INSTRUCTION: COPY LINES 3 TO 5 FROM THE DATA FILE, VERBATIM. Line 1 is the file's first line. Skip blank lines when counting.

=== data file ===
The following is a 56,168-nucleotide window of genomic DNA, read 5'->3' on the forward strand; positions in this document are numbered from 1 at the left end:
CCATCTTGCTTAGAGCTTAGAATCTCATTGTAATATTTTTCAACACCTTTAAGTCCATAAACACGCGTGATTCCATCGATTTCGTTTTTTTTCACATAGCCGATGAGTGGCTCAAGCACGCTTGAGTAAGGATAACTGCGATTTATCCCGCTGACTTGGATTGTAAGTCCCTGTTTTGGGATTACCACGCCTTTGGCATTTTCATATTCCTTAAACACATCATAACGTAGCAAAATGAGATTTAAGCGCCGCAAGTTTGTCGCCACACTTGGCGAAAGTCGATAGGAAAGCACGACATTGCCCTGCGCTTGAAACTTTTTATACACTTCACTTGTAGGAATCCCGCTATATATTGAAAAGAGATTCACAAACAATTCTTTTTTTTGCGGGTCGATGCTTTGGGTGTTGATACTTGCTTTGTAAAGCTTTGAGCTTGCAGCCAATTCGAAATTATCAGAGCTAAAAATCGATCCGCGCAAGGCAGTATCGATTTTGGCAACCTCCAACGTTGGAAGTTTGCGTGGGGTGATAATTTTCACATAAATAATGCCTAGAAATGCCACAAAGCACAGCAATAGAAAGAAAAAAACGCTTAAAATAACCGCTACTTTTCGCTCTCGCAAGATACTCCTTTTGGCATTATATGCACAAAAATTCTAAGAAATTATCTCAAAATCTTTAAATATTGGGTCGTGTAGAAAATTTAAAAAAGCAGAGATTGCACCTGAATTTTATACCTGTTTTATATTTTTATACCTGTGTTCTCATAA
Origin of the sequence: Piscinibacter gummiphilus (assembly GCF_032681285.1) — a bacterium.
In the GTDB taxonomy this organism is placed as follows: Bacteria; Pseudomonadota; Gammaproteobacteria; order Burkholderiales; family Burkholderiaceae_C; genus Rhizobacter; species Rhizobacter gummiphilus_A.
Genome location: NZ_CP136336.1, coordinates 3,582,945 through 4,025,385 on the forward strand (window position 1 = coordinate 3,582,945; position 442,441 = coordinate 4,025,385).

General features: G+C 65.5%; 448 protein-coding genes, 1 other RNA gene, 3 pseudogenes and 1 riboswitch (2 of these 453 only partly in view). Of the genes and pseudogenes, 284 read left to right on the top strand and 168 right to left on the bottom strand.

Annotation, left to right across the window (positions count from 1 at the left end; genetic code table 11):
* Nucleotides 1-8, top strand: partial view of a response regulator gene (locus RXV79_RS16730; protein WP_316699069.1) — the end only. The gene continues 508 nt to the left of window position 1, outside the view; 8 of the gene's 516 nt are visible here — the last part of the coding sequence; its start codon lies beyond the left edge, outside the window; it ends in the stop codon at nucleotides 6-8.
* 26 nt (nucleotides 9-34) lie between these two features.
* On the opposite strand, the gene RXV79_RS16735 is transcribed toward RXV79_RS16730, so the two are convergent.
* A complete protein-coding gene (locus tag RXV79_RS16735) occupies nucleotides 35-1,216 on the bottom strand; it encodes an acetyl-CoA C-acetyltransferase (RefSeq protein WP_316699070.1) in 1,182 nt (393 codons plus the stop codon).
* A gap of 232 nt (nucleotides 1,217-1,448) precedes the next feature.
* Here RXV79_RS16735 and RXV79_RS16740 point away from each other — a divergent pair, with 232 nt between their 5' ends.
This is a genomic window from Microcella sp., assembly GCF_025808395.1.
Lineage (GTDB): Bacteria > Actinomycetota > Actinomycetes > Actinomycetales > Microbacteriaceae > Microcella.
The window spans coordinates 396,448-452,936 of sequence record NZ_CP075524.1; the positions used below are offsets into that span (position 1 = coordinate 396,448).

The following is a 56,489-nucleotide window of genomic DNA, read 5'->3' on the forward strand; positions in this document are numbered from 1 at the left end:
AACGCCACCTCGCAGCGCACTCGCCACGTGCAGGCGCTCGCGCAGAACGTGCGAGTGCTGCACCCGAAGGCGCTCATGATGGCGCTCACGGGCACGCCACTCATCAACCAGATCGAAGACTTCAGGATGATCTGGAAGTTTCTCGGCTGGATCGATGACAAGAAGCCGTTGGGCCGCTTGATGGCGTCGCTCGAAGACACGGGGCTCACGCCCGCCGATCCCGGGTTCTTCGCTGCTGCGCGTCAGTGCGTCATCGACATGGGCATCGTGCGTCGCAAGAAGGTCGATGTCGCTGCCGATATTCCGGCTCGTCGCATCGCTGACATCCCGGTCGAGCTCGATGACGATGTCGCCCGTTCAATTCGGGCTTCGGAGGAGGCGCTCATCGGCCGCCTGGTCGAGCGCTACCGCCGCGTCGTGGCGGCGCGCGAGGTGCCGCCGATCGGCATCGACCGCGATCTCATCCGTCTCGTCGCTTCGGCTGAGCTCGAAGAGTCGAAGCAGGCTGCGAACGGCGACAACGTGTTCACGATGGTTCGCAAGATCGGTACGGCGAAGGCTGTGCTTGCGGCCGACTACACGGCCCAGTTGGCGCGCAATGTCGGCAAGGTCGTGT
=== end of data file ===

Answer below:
Origin of the sequence: Piscinibacter gummiphilus (assembly GCF_032681285.1) — a bacterium.
In the GTDB taxonomy this organism is placed as follows: Bacteria; Pseudomonadota; Gammaproteobacteria; order Burkholderiales; family Burkholderiaceae_C; genus Rhizobacter; species Rhizobacter gummiphilus_A.
Genome location: NZ_CP136336.1, coordinates 3,582,945 through 4,025,385 on the forward strand (window position 1 = coordinate 3,582,945; position 442,441 = coordinate 4,025,385).